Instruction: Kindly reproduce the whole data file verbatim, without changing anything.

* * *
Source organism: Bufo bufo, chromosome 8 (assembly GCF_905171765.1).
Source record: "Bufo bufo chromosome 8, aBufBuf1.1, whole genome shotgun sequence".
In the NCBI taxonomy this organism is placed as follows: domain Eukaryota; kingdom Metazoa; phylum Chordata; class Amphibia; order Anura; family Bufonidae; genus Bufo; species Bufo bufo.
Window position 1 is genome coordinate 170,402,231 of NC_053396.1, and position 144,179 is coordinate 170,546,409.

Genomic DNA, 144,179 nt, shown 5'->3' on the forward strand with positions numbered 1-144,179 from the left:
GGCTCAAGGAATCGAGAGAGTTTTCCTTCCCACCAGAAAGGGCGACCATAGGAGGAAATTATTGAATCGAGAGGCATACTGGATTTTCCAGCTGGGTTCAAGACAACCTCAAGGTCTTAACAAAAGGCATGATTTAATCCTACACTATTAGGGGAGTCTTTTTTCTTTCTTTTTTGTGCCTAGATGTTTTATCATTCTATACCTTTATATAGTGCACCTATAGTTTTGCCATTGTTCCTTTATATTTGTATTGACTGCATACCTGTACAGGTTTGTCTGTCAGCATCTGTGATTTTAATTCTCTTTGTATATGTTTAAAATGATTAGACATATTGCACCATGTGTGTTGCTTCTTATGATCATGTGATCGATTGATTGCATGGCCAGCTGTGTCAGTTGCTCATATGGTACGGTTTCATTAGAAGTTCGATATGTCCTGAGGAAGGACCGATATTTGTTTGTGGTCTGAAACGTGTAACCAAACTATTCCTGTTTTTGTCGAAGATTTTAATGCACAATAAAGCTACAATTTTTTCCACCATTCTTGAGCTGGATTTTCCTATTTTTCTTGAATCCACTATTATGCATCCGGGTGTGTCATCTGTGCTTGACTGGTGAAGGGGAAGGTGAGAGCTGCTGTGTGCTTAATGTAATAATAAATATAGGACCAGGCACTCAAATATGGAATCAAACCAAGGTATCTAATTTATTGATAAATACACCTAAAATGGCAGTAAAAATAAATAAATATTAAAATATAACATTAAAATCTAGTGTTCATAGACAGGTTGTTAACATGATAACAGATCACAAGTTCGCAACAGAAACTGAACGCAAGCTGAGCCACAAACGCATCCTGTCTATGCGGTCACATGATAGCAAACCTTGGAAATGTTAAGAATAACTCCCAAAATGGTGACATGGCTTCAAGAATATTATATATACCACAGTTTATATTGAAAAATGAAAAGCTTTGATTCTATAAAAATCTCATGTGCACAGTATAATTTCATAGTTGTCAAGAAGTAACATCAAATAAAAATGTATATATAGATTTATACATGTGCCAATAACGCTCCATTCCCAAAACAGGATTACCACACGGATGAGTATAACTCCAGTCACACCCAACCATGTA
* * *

Source organism: Bufo bufo, chromosome 8 (assembly GCF_905171765.1).
Source record: "Bufo bufo chromosome 8, aBufBuf1.1, whole genome shotgun sequence".
In the NCBI taxonomy this organism is placed as follows: domain Eukaryota; kingdom Metazoa; phylum Chordata; class Amphibia; order Anura; family Bufonidae; genus Bufo; species Bufo bufo.
Window position 1 is genome coordinate 170,402,231 of NC_053396.1, and position 144,179 is coordinate 170,546,409.

Genomic DNA, 144,179 nt, shown 5'->3' on the forward strand with positions numbered 1-144,179 from the left:
GGCTCAAGGAATCGAGAGAGTTTTCCTTCCCACCAGAAAGGGCGACCATAGGAGGAAATTATTGAATCGAGAGGCATACTGGATTTTCCAGCTGGGTTCAAGACAACCTCAAGGTCTTAACAAAAGGCATGATTTAATCCTACACTATTAGGGGAGTCTTTTTTCTTTCTTTTTTGTGCCTAGATGTTTTATCATTCTATACCTTTATATAGTGCACCTATAGTTTTGCCATTGTTCCTTTATATTTGTATTGACTGCATACCTGTACAGGTTTGTCTGTCAGCATCTGTGATTTTAATTCTCTTTGTATATGTTTAAAATGATTAGACATATTGCACCATGTGTGTTGCTTCTTATGATCATGTGATCGATTGATTGCATGGCCAGCTGTGTCAGTTGCTCATATGGTACGGTTTCATTAGAAGTTCGATATGTCCTGAGGAAGGACCGATATTTGTTTGTGGTCTGAAACGTGTAACCAAACTATTCCTGTTTTTGTCGAAGATTTTAATGCACAATAAAGCTACAATTTTTTCCACCATTCTTGAGCTGGATTTTCCTATTTTTCTTGAATCCACTATTATGCATCCGGGTGTGTCATCTGTGCTTGACTGGTGAAGGGGAAGGTGAGAGCTGCTGTGTGCTTAATGTAATAATAAATATAGGACCAGGCACTCAAATATGGAATCAAACCAAGGTATCTAATTTATTGATAAATACACCTAAAATGGCAGTAAAAATAAATAAATATTAAAATATAACATTAAAATCTAGTGTTCATAGACAGGTTGTTAACATGATAACAGATCACAAGTTCGCAACAGAAACTGAACGCAAGCTGAGCCACAAACGCATCCTGTCTATGCGGTCACATGATAGCAAACCTTGGAAATGTTAAGAATAACTCCCAAAATGGTGACATGGCTTCAAGAATATTATATATACCACAGTTTATATTGAAAAATGAAAAGCTTTGATTCTATAAAAATCTCATGTGCACAGTATAATTTCATAGTTGTCAAGAAGTAACATCAAATAAAAATGTATATATAGATTTATACATGTGCCAATAACGCTCCATTCCCAAAACAGGATTACCACACGGATGAGTATAACTCCAGTCACACCCAACCATGTA